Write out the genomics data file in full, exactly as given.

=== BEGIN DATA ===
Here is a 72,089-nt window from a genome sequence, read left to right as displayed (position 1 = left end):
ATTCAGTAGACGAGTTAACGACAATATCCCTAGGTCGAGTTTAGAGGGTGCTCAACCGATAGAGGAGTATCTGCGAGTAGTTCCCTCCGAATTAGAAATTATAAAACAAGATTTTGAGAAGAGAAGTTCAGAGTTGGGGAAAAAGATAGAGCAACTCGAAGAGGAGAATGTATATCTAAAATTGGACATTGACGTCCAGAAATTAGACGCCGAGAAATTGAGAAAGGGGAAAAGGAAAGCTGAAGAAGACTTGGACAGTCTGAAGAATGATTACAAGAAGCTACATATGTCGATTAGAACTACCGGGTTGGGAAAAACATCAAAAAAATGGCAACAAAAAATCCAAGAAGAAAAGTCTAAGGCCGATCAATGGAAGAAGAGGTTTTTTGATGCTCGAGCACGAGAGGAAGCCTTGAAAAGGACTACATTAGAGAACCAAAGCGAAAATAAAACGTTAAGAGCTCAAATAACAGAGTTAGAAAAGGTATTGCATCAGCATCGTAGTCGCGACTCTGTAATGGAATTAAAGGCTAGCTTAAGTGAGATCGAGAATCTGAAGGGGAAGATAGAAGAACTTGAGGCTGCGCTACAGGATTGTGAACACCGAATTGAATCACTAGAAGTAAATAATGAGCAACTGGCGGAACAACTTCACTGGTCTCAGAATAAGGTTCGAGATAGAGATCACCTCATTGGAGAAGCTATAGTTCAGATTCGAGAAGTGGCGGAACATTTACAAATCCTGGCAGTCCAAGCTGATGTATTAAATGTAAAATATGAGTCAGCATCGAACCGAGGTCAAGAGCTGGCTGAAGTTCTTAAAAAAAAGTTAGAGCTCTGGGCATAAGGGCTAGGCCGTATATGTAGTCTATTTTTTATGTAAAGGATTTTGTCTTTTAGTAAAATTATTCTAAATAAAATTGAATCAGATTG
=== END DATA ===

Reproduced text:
Here is a 72,089-nt window from a genome sequence, read left to right as displayed (position 1 = left end):
ATTCAGTAGACGAGTTAACGACAATATCCCTAGGTCGAGTTTAGAGGGTGCTCAACCGATAGAGGAGTATCTGCGAGTAGTTCCCTCCGAATTAGAAATTATAAAACAAGATTTTGAGAAGAGAAGTTCAGAGTTGGGGAAAAAGATAGAGCAACTCGAAGAGGAGAATGTATATCTAAAATTGGACATTGACGTCCAGAAATTAGACGCCGAGAAATTGAGAAAGGGGAAAAGGAAAGCTGAAGAAGACTTGGACAGTCTGAAGAATGATTACAAGAAGCTACATATGTCGATTAGAACTACCGGGTTGGGAAAAACATCAAAAAAATGGCAACAAAAAATCCAAGAAGAAAAGTCTAAGGCCGATCAATGGAAGAAGAGGTTTTTTGATGCTCGAGCACGAGAGGAAGCCTTGAAAAGGACTACATTAGAGAACCAAAGCGAAAATAAAACGTTAAGAGCTCAAATAACAGAGTTAGAAAAGGTATTGCATCAGCATCGTAGTCGCGACTCTGTAATGGAATTAAAGGCTAGCTTAAGTGAGATCGAGAATCTGAAGGGGAAGATAGAAGAACTTGAGGCTGCGCTACAGGATTGTGAACACCGAATTGAATCACTAGAAGTAAATAATGAGCAACTGGCGGAACAACTTCACTGGTCTCAGAATAAGGTTCGAGATAGAGATCACCTCATTGGAGAAGCTATAGTTCAGATTCGAGAAGTGGCGGAACATTTACAAATCCTGGCAGTCCAAGCTGATGTATTAAATGTAAAATATGAGTCAGCATCGAACCGAGGTCAAGAGCTGGCTGAAGTTCTTAAAAAAAAGTTAGAGCTCTGGGCATAAGGGCTAGGCCGTATATGTAGTCTATTTTTTATGTAAAGGATTTTGTCTTTTAGTAAAATTATTCTAAATAAAATTGAATCAGATTG